Intelligent: The use of the word "intelligent" preceding a noun in the context of an information-system function means computer logic is used. For example, an intelligent terminal is usually a PC-based terminal, as opposed that simply serves as an input and inquiry device.

The intelligent terminal can process data. An intelligent proof machine is one that encodes but also performs the services of a reader/sorter. A dumb proof machine simply encodes.

IS: Information systems. This seems to be the preferred acronym these days to identify anything having to do with automation and computers.

It replaces some terms that are considered obsolete, such as DP (data processing), MIS (management information systems), and EDP (electronic data processing). A new one will come along in a few years.

Multimedia: The integration of audio, video, and data devices usually designed around a PC.

Neural network: A model designed to mimic the way the brain works. Neural networks are used by Wall Street firms to predict market prices by detecting patterns in what was once thought to be random data. The largest banks with the most advanced technology use neural networks to predict credit card fraud.

Open systems: A term used to reflect broad connectivity of different brands of software and hardware. Unix is considered an Open-systems architecture.

Outsourcing: A term invented in 1989 as a result of the landmark contract among Kodak, IBM, Digital Equipment Corp., and what was then Businessland. Outsourcing means the farming out operation of a piece or the whole of information systems resources to a contractor.

Platform: The hardware and operating system on which applications run. The term is used by systems people and should not be confused with platform automation.

Platform automation: A banker's term for the use of technology in handling customer service on-line. Examples include setting up new accounts, producing disclosure documentation, posting activity, changing demographic data, and requesting credit-bureau report.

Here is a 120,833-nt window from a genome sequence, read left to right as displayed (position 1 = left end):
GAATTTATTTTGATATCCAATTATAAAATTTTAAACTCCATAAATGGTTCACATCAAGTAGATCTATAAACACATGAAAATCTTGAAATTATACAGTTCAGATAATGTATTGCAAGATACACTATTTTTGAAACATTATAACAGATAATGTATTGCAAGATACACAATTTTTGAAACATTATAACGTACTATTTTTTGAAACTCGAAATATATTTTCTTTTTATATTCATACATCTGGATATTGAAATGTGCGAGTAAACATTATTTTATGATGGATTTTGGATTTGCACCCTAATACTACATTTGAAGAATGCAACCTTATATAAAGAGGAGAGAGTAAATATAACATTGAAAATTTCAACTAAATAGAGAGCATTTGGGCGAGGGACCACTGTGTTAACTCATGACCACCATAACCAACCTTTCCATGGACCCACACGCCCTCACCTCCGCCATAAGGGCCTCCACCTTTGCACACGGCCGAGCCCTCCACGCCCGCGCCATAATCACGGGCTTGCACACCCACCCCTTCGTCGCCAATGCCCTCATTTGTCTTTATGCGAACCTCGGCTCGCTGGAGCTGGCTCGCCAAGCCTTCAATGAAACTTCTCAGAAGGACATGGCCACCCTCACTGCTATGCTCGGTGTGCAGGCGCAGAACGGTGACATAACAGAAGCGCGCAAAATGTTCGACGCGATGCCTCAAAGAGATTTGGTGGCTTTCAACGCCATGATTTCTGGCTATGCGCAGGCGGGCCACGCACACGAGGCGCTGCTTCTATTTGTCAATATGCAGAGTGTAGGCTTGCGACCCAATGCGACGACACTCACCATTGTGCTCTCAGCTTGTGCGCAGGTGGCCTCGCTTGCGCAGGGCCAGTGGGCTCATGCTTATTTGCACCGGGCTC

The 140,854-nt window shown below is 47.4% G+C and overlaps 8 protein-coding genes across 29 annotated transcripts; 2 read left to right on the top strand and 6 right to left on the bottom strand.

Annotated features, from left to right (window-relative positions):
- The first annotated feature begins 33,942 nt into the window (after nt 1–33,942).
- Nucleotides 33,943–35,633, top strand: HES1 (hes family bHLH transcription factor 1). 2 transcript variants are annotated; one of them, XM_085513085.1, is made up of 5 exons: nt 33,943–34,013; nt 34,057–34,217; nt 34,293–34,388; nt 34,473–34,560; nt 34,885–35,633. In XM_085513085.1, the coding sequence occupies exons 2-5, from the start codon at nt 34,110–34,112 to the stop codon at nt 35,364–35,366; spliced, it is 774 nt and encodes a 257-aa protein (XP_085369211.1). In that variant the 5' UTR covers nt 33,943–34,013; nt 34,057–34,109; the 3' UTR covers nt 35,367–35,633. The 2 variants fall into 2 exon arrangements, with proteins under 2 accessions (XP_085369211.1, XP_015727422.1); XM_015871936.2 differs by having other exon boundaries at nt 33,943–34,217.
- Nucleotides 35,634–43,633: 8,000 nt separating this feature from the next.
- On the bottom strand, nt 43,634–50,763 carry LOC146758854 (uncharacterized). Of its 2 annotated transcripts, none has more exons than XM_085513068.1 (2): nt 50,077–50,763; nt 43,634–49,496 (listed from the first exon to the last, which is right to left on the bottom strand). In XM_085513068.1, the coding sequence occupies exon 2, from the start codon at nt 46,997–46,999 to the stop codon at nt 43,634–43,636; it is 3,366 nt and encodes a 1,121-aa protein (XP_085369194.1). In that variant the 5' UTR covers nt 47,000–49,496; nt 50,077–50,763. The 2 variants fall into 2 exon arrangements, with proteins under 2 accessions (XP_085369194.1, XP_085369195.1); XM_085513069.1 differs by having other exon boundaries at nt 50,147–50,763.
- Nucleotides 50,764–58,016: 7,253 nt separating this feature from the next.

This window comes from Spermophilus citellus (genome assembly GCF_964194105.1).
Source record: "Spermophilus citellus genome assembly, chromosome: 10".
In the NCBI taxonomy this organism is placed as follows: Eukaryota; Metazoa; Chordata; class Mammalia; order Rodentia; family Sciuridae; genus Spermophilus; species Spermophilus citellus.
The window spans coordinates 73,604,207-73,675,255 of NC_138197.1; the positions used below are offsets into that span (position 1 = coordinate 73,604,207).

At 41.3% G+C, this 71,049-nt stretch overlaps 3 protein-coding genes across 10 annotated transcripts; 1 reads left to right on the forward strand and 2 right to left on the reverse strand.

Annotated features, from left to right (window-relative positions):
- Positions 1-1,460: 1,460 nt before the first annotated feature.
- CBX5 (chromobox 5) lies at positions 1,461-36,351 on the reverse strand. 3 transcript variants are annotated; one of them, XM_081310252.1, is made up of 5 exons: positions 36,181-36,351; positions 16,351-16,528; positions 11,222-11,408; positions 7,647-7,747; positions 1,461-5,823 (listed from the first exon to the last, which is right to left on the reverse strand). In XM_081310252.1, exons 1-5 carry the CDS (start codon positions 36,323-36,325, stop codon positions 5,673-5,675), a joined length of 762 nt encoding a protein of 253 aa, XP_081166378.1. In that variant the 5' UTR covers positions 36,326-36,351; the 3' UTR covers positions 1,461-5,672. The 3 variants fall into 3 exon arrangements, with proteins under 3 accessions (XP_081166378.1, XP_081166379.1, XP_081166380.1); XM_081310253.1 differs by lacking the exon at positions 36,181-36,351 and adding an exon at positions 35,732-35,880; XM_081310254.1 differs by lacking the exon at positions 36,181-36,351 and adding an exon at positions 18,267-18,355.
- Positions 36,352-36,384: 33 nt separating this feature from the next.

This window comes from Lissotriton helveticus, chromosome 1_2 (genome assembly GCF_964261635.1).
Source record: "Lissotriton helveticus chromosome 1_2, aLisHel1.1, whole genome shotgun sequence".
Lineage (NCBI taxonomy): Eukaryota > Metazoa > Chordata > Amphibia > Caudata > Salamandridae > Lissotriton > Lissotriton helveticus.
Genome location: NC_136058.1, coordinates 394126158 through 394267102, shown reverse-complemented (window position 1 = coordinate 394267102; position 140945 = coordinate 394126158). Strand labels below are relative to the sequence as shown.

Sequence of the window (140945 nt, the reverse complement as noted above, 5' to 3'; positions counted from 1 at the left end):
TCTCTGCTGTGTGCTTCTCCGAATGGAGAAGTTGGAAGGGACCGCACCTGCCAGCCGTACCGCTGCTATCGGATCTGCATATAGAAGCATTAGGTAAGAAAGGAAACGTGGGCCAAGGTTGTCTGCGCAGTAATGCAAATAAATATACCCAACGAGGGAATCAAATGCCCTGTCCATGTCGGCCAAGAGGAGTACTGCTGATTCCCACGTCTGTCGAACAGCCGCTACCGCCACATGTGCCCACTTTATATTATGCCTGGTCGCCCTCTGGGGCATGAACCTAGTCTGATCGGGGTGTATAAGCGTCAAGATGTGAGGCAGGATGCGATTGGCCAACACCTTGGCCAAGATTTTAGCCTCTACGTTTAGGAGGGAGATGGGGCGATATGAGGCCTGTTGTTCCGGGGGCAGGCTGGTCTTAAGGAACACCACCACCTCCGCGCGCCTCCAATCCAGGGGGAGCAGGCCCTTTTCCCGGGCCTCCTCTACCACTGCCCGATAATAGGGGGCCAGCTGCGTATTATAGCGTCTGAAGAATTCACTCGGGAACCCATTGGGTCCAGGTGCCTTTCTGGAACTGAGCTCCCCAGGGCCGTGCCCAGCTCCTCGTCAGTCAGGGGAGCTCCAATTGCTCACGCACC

Reengineering: The process whereby old methods are abandoned in favor of new techniques. Or, the process of starting over with a blank sheet,of paper.

RISC: Reduced instruction set computing. A chip technology that enhances the power of basic hardware instructions, thus reducing the number of instructions required to perform a function. The result is an increase in processing speed. The IBM RS/6000 is a RISC-based system.

RSI: Repetitive stress injuries. An old term from the manufacturing industry that is appearing in information systems activities as a result of routine operations such as keyboard entry.

Service bureau processing: Computer processing done by a contractor and provided through a host facility as part of a multi-customer installation. This is similar to outsourcing except that outsourcing implies a one-on-one relationship that might even involve on-site contractor staff. Service bureaus generally serve banks under $500 million in assets, whereas outsourcing applies to larger banks.

Turnkey system: The resources required to install and operate an automated banking system, including software, hardware, training, conversion, support, maintenance, and enhancements.

Unix: An operating system that is somewhat independent of hardware brands. Unix is considered open-system architecture.

UPS: Uninterruptible power supply. An independent auxiliary system that eliminates or softens crashes caused by power failures. A UPS is expected to provide power long enough to allow for smooth operation through outages.